When managers see a problem, we want to fix it – that’s what managers do, right?
They say the difference between leaders and managers is that leaders take the team in the right direction, and managers make sure things are done right so the leader’s direction & vision can become reality. This naturally means that one of the daily tasks of a manager is to fix problems.
Since the problems of front line producers and managers are different because the level of impact is different, we first have to learn how to see a different type of problem.
Once we identify those problems as problems, we typically have one of two responses. First, paralysis. We have no clue what to do about this newly revealed problem. Second, we approach the new problem with our old toolkit.
After all, if all you have is a hammer, everything looks like a nail.
What you saw or experienced as an employee did not give you the tools you need to deal with the problems you’re seeing in your employees – especially if your old manager was a bad manager. But ignoring a problem because you feel paralyzed is not the path to success.
So we reach for the things we know – our old problem solving toolkit. The success you had as an employee solving employee-level problems qualified you to take a management position, and understandably your management training didn’t include key mindset shifts you needed to go through to change your problem-solving approach to match the higher level of impact that is now expected of you.
Before you solve a problem as a new manager, ask yourself one question:
Does this solution fix the problem from the employee’s perspective, or from the team’s perspective?
How your solution scales across your whole team matters more than fixing one employee’s problem. This requires a different approach that may be more collaborative, more universal and backed up by logic that connects your team’s actions to your unit’s goals.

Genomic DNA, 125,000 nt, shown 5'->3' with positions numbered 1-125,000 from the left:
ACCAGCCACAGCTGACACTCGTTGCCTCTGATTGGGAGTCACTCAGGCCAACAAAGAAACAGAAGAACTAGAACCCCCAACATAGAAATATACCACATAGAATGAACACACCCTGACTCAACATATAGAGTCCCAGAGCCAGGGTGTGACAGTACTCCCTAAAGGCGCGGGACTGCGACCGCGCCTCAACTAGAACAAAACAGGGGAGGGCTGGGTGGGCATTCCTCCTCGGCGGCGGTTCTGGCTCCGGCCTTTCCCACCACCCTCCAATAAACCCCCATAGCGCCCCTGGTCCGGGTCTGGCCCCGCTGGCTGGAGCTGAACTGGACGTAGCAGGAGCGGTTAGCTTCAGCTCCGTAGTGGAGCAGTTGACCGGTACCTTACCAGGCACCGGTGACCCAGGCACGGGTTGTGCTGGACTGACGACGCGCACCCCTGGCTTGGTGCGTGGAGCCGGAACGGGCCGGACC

When you create & communicate expectations & accountability around your solution, expect resistance and wait it out.
Your team will go to lunch without you and complain about how you are running things. They will come around if you continue to be a good human being toward them – and if you don’t give in when you hear complaining. Listen and ask them detailed questions about their complaints, but be ready with your logic from the scale question.
You are not alone in feeling paralyzed and stuck working with old problem solving tools that don’t work now.
There are tons of books, videos and classes that can help you learn problem solving strategies that fit your new manager level.
Take advantage of this richness of resources. The scale question above is just the tip of the iceberg.
Your employees will thank you later, and your performance appraisal will reflect the effort you’ve put in to growing your problem-solving toolkit.